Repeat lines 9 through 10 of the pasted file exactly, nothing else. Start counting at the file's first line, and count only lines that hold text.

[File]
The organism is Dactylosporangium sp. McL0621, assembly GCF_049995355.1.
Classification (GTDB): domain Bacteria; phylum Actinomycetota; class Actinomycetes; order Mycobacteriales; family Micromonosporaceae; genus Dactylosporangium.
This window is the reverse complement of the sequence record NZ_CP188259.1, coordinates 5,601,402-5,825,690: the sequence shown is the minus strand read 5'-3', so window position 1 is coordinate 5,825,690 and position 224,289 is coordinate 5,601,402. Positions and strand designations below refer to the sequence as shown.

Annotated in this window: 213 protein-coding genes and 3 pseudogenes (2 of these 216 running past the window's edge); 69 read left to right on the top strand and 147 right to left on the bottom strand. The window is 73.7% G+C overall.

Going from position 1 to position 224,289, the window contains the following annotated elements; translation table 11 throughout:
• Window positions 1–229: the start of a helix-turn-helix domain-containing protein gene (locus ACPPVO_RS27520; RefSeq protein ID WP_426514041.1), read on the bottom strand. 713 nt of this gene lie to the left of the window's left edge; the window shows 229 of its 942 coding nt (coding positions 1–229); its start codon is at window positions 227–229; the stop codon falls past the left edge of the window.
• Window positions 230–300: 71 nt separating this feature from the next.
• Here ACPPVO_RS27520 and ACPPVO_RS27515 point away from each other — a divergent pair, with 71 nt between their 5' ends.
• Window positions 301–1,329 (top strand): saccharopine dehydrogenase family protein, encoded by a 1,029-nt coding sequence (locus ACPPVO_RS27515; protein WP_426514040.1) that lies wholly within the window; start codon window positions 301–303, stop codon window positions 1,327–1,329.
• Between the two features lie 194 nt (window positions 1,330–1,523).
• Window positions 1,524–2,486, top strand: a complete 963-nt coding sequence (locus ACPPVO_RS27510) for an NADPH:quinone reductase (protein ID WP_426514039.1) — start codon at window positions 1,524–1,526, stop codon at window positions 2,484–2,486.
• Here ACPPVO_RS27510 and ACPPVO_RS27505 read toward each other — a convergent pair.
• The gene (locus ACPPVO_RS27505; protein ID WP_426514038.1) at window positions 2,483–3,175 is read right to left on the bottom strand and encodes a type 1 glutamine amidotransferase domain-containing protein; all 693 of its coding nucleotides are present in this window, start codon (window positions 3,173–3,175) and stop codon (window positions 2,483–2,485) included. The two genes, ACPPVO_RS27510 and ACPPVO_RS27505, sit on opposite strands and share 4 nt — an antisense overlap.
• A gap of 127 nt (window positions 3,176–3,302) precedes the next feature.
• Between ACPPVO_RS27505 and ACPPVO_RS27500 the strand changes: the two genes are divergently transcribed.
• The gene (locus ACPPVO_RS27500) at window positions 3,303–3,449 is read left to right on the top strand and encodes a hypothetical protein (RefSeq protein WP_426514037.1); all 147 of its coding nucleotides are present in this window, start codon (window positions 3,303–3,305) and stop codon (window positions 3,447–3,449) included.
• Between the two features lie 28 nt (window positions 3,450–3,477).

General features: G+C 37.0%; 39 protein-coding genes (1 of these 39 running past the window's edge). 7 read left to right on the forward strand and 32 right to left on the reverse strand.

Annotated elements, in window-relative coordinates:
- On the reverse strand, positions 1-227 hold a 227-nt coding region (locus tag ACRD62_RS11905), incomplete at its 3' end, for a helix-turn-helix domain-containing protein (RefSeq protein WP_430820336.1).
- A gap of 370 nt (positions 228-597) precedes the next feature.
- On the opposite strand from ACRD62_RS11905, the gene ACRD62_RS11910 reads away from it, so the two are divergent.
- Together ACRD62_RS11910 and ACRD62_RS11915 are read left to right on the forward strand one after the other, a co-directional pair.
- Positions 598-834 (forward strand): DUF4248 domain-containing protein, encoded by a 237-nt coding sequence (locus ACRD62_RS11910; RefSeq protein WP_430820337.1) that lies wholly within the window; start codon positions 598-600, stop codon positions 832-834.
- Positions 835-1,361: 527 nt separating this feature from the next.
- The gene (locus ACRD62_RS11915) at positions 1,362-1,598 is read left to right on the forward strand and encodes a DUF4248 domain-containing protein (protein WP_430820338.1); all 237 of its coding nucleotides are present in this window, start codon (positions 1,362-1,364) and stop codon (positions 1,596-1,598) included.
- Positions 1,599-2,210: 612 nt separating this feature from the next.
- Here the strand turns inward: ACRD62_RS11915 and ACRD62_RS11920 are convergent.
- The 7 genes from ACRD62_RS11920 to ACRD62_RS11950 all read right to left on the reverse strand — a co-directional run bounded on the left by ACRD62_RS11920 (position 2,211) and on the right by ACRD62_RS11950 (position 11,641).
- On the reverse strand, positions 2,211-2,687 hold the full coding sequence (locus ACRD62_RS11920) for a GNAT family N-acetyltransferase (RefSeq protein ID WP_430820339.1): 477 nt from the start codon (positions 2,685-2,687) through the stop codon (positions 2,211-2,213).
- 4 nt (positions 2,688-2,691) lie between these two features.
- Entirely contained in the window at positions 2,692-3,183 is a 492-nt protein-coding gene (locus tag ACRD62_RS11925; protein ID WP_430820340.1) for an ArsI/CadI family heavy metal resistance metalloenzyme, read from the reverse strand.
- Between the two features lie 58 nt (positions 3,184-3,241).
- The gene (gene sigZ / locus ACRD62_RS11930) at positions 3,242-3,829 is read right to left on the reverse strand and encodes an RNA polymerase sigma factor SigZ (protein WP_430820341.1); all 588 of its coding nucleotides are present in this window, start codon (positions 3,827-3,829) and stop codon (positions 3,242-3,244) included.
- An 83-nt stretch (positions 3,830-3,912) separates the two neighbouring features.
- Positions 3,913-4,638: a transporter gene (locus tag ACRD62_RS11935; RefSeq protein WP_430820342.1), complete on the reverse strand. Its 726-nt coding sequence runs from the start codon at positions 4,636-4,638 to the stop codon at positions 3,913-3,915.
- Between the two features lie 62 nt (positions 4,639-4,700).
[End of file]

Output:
• Window positions 301–1,329 (top strand): saccharopine dehydrogenase family protein, encoded by a 1,029-nt coding sequence (locus ACPPVO_RS27515; protein WP_426514040.1) that lies wholly within the window; start codon window positions 301–303, stop codon window positions 1,327–1,329.
• Between the two features lie 194 nt (window positions 1,330–1,523).